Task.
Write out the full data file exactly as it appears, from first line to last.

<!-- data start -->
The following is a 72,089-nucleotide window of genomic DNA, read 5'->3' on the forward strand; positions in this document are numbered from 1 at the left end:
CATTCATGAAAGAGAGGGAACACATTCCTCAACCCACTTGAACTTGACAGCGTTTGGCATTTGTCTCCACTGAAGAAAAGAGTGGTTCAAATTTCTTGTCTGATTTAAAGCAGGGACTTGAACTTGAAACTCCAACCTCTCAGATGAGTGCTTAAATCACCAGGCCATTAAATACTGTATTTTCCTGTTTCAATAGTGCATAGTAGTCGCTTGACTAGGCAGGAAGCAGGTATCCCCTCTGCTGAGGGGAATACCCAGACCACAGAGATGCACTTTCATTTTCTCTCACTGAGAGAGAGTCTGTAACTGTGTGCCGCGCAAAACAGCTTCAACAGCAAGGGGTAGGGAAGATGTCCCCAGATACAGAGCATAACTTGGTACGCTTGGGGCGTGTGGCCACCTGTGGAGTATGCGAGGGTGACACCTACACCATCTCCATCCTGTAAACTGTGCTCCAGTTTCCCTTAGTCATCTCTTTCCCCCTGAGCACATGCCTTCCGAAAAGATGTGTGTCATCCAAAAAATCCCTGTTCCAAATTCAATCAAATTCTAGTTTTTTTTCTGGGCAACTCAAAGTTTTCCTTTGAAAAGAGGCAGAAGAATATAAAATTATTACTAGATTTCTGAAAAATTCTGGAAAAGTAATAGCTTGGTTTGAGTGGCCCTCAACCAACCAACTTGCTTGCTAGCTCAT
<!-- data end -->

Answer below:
The following is a 72,089-nucleotide window of genomic DNA, read 5'->3' on the forward strand; positions in this document are numbered from 1 at the left end:
CATTCATGAAAGAGAGGGAACACATTCCTCAACCCACTTGAACTTGACAGCGTTTGGCATTTGTCTCCACTGAAGAAAAGAGTGGTTCAAATTTCTTGTCTGATTTAAAGCAGGGACTTGAACTTGAAACTCCAACCTCTCAGATGAGTGCTTAAATCACCAGGCCATTAAATACTGTATTTTCCTGTTTCAATAGTGCATAGTAGTCGCTTGACTAGGCAGGAAGCAGGTATCCCCTCTGCTGAGGGGAATACCCAGACCACAGAGATGCACTTTCATTTTCTCTCACTGAGAGAGAGTCTGTAACTGTGTGCCGCGCAAAACAGCTTCAACAGCAAGGGGTAGGGAAGATGTCCCCAGATACAGAGCATAACTTGGTACGCTTGGGGCGTGTGGCCACCTGTGGAGTATGCGAGGGTGACACCTACACCATCTCCATCCTGTAAACTGTGCTCCAGTTTCCCTTAGTCATCTCTTTCCCCCTGAGCACATGCCTTCCGAAAAGATGTGTGTCATCCAAAAAATCCCTGTTCCAAATTCAATCAAATTCTAGTTTTTTTTCTGGGCAACTCAAAGTTTTCCTTTGAAAAGAGGCAGAAGAATATAAAATTATTACTAGATTTCTGAAAAATTCTGGAAAAGTAATAGCTTGGTTTGAGTGGCCCTCAACCAACCAACTTGCTTGCTAGCTCAT